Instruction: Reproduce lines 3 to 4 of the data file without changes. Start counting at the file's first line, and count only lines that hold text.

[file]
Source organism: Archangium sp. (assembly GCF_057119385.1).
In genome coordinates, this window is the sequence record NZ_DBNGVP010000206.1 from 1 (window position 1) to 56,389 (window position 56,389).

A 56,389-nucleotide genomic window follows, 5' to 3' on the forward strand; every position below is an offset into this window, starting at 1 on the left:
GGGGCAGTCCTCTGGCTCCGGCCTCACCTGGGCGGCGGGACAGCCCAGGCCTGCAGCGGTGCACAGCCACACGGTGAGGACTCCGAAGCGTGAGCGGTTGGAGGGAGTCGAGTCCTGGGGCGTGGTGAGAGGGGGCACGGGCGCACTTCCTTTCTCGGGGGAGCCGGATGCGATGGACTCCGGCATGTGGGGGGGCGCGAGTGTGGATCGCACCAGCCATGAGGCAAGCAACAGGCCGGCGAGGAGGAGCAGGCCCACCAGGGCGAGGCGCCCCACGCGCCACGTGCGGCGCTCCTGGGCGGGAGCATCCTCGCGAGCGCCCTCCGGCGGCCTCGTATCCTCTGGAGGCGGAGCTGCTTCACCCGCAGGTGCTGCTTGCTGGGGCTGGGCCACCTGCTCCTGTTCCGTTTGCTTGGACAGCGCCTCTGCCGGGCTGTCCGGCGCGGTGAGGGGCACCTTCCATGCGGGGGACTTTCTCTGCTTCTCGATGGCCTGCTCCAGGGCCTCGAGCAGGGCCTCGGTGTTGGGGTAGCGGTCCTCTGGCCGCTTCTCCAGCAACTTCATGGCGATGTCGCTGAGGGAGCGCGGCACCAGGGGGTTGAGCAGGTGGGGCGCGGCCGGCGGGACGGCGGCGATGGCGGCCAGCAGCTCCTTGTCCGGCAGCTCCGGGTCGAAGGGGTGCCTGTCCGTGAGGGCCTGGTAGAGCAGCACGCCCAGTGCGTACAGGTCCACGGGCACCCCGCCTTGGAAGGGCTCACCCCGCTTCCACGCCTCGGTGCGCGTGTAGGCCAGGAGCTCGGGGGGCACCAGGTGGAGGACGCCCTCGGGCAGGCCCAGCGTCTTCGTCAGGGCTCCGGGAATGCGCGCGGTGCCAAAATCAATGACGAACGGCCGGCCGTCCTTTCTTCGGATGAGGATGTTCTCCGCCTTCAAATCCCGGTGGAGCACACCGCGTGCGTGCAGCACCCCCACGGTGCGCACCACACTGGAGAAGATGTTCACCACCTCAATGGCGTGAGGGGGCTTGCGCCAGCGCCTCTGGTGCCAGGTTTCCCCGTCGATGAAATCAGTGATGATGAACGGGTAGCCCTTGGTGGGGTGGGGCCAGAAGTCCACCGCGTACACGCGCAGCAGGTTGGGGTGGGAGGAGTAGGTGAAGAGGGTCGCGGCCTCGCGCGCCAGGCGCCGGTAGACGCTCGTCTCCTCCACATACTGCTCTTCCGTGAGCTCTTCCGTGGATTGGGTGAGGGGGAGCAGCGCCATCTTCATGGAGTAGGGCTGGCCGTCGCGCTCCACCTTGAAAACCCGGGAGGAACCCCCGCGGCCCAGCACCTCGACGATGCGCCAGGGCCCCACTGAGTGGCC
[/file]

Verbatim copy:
A 56,389-nucleotide genomic window follows, 5' to 3' on the forward strand; every position below is an offset into this window, starting at 1 on the left:
GGGGCAGTCCTCTGGCTCCGGCCTCACCTGGGCGGCGGGACAGCCCAGGCCTGCAGCGGTGCACAGCCACACGGTGAGGACTCCGAAGCGTGAGCGGTTGGAGGGAGTCGAGTCCTGGGGCGTGGTGAGAGGGGGCACGGGCGCACTTCCTTTCTCGGGGGAGCCGGATGCGATGGACTCCGGCATGTGGGGGGGCGCGAGTGTGGATCGCACCAGCCATGAGGCAAGCAACAGGCCGGCGAGGAGGAGCAGGCCCACCAGGGCGAGGCGCCCCACGCGCCACGTGCGGCGCTCCTGGGCGGGAGCATCCTCGCGAGCGCCCTCCGGCGGCCTCGTATCCTCTGGAGGCGGAGCTGCTTCACCCGCAGGTGCTGCTTGCTGGGGCTGGGCCACCTGCTCCTGTTCCGTTTGCTTGGACAGCGCCTCTGCCGGGCTGTCCGGCGCGGTGAGGGGCACCTTCCATGCGGGGGACTTTCTCTGCTTCTCGATGGCCTGCTCCAGGGCCTCGAGCAGGGCCTCGGTGTTGGGGTAGCGGTCCTCTGGCCGCTTCTCCAGCAACTTCATGGCGATGTCGCTGAGGGAGCGCGGCACCAGGGGGTTGAGCAGGTGGGGCGCGGCCGGCGGGACGGCGGCGATGGCGGCCAGCAGCTCCTTGTCCGGCAGCTCCGGGTCGAAGGGGTGCCTGTCCGTGAGGGCCTGGTAGAGCAGCACGCCCAGTGCGTACAGGTCCACGGGCACCCCGCCTTGGAAGGGCTCACCCCGCTTCCACGCCTCGGTGCGCGTGTAGGCCAGGAGCTCGGGGGGCACCAGGTGGAGGACGCCCTCGGGCAGGCCCAGCGTCTTCGTCAGGGCTCCGGGAATGCGCGCGGTGCCAAAATCAATGACGAACGGCCGGCCGTCCTTTCTTCGGATGAGGATGTTCTCCGCCTTCAAATCCCGGTGGAGCACACCGCGTGCGTGCAGCACCCCCACGGTGCGCACCACACTGGAGAAGATGTTCACCACCTCAATGGCGTGAGGGGGCTTGCGCCAGCGCCTCTGGTGCCAGGTTTCCCCGTCGATGAAATCAGTGATGATGAACGGGTAGCCCTTGGTGGGGTGGGGCCAGAAGTCCACCGCGTACACGCGCAGCAGGTTGGGGTGGGAGGAGTAGGTGAAGAGGGTCGCGGCCTCGCGCGCCAGGCGCCGGTAGACGCTCGTCTCCTCCACATACTGCTCTTCCGTGAGCTCTTCCGTGGATTGGGTGAGGGGGAGCAGCGCCATCTTCATGGAGTAGGGCTGGCCGTCGCGCTCCACCTTGAAAACCCGGGAGGAACCCCCGCGGCCCAGCACCTCGACGATGCGCCAGGGCCCCACTGAGTGGCC